When the crackdown on the occupation began, the Confederation of Revolutionary Workers’ Unions’ Chairman, Kani Beko, railed against the crony capitalism that wrecked cultural heritage in Turkey. Beko stated that,

the ‘agents of the sultanate’, who see the city’s historic buildings as hotels, every plot of land as a concrete building, every park as a shopping centre, every tree as timber, and public spaces as their own private property, had attacked the defenders of public living spaces with pepper spray, truncheons and armoured cars. Noting that the urban plunder sought to entirely eliminate the squares as [embodiments of] social living memory, Beko said that ‘political power is determined to annihilate the memory of the past. While Istanbul is erased and redesigned from scratch, history too is wished to be rewritten’….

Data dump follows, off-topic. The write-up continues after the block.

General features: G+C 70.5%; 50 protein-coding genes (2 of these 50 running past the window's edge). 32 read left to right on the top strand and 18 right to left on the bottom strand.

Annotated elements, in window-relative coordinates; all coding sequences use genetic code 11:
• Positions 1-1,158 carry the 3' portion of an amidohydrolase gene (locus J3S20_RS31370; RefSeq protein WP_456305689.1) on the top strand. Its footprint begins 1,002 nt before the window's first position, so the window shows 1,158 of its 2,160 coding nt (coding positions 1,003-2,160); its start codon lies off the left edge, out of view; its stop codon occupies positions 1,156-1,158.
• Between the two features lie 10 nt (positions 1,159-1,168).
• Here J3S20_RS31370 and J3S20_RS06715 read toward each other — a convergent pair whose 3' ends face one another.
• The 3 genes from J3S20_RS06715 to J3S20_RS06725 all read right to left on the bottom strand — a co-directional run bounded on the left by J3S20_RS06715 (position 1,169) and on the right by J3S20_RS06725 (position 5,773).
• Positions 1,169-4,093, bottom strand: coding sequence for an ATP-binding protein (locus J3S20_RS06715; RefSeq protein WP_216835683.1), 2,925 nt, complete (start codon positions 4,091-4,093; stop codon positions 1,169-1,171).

Criticising the AKP, Beko continued: ‘With this attitude, civil dictatorship says “the city has only two owners”: “power and the market!” Both come down to the same thing, the unlimited rule of capital! The choice that is offered to us is to be either a customer or [as the government categorised the demonstrators] a ‘marginal criminal’.

[For] millions of Turkey’s working class, who must sell their labour to sustain their lives, Istanbul is the city of their suffering, yearnings, hopes. Istanbul is the capital of labour. And so it will remain!’

[Kentteki tarihin binaların rezidans otel, her arsanın beton bina, her parkın AVM, her ağacın kereste ve kamusal alanların kendi özel mülkiyeti olarak gören “saltanatçılar”ın, kamusal yaşam alanlarını savunanlara biber gazı, coplar ve panzerlerle saldırdıklarını söyledi. Kentsel talan sürecinin şimdi de toplumsal yaşamın belleği olan meydanları ortadan kaldırmaya yöneldiğini kaydeden Beko, “Siyasal iktidar geçmişin anısını yok etmekte kararlı. İstanbul sil baştan yeniden dizayn edilirken, tarihi de yeniden yazılmak isteniyor” diye belirtti….